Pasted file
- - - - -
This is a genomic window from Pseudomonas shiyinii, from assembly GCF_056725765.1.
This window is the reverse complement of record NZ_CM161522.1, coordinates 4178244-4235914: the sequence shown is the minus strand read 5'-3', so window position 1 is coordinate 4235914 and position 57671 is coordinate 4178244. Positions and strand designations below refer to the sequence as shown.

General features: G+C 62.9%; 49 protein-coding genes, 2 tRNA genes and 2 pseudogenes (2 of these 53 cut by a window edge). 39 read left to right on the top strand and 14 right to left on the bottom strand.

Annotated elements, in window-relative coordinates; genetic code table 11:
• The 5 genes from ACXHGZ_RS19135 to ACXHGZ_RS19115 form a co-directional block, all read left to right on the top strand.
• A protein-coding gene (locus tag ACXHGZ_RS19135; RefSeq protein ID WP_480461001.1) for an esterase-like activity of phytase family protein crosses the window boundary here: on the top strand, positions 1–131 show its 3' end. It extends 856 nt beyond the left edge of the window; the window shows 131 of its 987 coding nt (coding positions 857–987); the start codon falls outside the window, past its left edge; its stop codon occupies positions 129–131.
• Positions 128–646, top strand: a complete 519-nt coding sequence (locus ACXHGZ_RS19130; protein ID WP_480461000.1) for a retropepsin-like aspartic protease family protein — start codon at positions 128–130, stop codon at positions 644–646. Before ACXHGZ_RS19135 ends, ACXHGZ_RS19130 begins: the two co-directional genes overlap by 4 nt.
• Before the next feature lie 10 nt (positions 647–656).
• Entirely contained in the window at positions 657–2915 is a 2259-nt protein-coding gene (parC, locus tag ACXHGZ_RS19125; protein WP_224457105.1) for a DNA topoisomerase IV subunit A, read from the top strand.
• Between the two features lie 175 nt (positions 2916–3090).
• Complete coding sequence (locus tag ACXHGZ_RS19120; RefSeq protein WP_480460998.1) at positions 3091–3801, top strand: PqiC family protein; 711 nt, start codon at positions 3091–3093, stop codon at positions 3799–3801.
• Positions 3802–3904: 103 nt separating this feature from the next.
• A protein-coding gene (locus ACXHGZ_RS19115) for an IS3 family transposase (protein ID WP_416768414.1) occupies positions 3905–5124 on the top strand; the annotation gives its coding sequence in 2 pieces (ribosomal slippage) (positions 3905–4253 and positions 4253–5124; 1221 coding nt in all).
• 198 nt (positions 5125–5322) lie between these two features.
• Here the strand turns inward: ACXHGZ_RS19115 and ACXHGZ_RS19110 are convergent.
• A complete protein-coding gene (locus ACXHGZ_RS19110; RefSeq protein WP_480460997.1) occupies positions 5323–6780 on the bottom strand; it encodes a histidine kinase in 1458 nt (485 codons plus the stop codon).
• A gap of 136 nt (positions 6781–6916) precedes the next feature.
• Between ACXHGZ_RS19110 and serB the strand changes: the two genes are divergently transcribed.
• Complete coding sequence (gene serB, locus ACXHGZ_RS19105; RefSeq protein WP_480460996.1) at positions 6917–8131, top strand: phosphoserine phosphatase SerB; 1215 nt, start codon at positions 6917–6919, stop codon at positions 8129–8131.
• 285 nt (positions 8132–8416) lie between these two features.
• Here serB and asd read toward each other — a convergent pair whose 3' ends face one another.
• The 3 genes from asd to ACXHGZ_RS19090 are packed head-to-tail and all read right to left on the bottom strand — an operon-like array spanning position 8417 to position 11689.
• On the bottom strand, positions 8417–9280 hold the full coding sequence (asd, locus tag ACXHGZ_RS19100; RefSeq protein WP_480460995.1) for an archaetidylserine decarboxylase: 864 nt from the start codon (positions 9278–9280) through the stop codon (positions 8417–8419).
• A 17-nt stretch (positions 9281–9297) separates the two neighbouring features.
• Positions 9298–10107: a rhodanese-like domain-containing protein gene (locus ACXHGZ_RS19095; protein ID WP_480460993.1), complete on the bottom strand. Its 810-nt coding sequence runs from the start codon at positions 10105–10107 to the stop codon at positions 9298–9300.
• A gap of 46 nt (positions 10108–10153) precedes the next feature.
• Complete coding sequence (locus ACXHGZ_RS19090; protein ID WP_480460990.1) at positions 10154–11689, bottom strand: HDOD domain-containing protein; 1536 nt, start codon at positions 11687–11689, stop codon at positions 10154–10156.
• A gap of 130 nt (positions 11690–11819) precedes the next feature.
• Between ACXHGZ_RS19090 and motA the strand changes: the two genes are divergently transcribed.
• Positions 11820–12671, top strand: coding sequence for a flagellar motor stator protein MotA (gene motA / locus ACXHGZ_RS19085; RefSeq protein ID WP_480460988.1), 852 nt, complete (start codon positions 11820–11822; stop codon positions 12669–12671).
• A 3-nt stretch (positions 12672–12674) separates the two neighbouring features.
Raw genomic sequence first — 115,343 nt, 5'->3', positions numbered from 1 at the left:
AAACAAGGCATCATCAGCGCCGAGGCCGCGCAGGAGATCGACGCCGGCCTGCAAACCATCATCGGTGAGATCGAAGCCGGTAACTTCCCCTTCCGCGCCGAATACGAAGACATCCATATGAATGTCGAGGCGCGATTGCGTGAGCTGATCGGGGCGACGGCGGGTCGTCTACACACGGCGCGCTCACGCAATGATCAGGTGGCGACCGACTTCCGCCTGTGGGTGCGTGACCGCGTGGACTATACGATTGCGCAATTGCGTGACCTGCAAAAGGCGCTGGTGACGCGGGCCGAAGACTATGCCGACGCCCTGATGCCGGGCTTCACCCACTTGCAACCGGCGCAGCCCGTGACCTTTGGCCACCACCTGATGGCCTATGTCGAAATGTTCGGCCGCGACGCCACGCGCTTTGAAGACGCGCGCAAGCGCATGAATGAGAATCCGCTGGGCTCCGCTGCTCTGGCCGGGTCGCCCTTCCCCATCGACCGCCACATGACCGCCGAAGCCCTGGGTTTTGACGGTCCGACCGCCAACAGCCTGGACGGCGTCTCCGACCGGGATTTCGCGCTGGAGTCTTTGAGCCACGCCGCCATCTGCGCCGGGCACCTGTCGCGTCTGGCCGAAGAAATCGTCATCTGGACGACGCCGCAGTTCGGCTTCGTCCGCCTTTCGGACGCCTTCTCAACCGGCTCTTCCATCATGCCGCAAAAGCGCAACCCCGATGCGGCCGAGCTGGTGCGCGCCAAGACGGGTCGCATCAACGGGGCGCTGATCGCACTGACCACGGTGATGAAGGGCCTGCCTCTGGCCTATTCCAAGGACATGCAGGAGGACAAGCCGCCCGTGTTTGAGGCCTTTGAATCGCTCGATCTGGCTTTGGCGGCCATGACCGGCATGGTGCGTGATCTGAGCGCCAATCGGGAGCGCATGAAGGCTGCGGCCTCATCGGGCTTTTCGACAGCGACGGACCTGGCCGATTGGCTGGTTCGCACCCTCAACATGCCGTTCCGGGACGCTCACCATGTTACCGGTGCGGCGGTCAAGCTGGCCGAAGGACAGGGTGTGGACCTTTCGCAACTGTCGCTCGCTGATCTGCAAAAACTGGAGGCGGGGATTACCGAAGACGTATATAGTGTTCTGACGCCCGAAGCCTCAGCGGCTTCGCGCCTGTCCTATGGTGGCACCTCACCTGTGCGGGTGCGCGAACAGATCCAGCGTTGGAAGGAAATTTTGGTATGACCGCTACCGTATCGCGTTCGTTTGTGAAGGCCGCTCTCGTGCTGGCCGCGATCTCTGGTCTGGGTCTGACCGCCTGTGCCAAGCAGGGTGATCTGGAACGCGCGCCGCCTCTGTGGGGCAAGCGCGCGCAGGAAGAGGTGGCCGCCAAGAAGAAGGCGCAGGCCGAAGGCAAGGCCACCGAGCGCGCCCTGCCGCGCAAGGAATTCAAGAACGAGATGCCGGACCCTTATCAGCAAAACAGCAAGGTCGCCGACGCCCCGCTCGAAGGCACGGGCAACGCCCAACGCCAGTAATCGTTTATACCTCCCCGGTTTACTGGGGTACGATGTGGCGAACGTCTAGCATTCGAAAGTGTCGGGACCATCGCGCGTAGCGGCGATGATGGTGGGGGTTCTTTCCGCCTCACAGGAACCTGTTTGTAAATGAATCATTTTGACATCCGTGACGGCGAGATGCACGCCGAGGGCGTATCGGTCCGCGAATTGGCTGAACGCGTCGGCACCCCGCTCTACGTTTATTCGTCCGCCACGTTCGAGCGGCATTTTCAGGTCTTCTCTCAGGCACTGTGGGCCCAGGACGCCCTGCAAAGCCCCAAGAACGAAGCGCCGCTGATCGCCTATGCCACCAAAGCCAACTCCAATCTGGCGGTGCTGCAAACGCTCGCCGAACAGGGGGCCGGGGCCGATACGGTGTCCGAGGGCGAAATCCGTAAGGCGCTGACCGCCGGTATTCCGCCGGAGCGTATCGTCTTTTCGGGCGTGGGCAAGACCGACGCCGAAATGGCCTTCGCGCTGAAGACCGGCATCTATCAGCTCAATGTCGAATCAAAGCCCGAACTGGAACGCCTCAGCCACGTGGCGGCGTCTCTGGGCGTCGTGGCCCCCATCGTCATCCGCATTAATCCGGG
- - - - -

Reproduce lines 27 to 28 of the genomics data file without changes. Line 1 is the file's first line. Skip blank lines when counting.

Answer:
• Complete coding sequence (locus ACXHGZ_RS19090; protein ID WP_480460990.1) at positions 10154–11689, bottom strand: HDOD domain-containing protein; 1536 nt, start codon at positions 11687–11689, stop codon at positions 10154–10156.
• A gap of 130 nt (positions 11690–11819) precedes the next feature.